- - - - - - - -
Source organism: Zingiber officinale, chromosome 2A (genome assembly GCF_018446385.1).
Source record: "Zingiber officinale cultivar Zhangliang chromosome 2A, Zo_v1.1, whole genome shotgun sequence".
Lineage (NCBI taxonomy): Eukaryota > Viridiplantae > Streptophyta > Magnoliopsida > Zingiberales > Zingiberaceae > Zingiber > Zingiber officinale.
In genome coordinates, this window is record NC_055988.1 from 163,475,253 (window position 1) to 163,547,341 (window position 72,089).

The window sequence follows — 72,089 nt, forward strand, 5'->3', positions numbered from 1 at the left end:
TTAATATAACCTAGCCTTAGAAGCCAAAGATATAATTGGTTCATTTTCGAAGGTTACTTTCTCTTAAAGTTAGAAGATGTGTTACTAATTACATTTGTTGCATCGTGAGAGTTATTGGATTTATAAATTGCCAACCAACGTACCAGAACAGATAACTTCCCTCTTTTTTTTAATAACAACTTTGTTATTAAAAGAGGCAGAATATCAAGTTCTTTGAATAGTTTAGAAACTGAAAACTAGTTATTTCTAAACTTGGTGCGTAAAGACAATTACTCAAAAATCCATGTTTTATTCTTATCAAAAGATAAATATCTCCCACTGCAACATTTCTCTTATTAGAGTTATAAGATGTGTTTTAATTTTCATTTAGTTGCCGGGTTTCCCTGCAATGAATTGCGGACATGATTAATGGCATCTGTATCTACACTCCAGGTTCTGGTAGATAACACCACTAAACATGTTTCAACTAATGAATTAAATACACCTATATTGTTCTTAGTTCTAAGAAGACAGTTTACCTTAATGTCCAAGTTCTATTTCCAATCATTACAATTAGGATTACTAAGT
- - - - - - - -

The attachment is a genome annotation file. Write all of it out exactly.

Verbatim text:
Source organism: Zingiber officinale, chromosome 2A (genome assembly GCF_018446385.1).
Source record: "Zingiber officinale cultivar Zhangliang chromosome 2A, Zo_v1.1, whole genome shotgun sequence".
Lineage (NCBI taxonomy): Eukaryota > Viridiplantae > Streptophyta > Magnoliopsida > Zingiberales > Zingiberaceae > Zingiber > Zingiber officinale.
In genome coordinates, this window is record NC_055988.1 from 163,475,253 (window position 1) to 163,547,341 (window position 72,089).

The window sequence follows — 72,089 nt, forward strand, 5'->3', positions numbered from 1 at the left end:
TTAATATAACCTAGCCTTAGAAGCCAAAGATATAATTGGTTCATTTTCGAAGGTTACTTTCTCTTAAAGTTAGAAGATGTGTTACTAATTACATTTGTTGCATCGTGAGAGTTATTGGATTTATAAATTGCCAACCAACGTACCAGAACAGATAACTTCCCTCTTTTTTTTAATAACAACTTTGTTATTAAAAGAGGCAGAATATCAAGTTCTTTGAATAGTTTAGAAACTGAAAACTAGTTATTTCTAAACTTGGTGCGTAAAGACAATTACTCAAAAATCCATGTTTTATTCTTATCAAAAGATAAATATCTCCCACTGCAACATTTCTCTTATTAGAGTTATAAGATGTGTTTTAATTTTCATTTAGTTGCCGGGTTTCCCTGCAATGAATTGCGGACATGATTAATGGCATCTGTATCTACACTCCAGGTTCTGGTAGATAACACCACTAAACATGTTTCAACTAATGAATTAAATACACCTATATTGTTCTTAGTTCTAAGAAGACAGTTTACCTTAATGTCCAAGTTCTATTTCCAATCATTACAATTAGGATTACTAAGT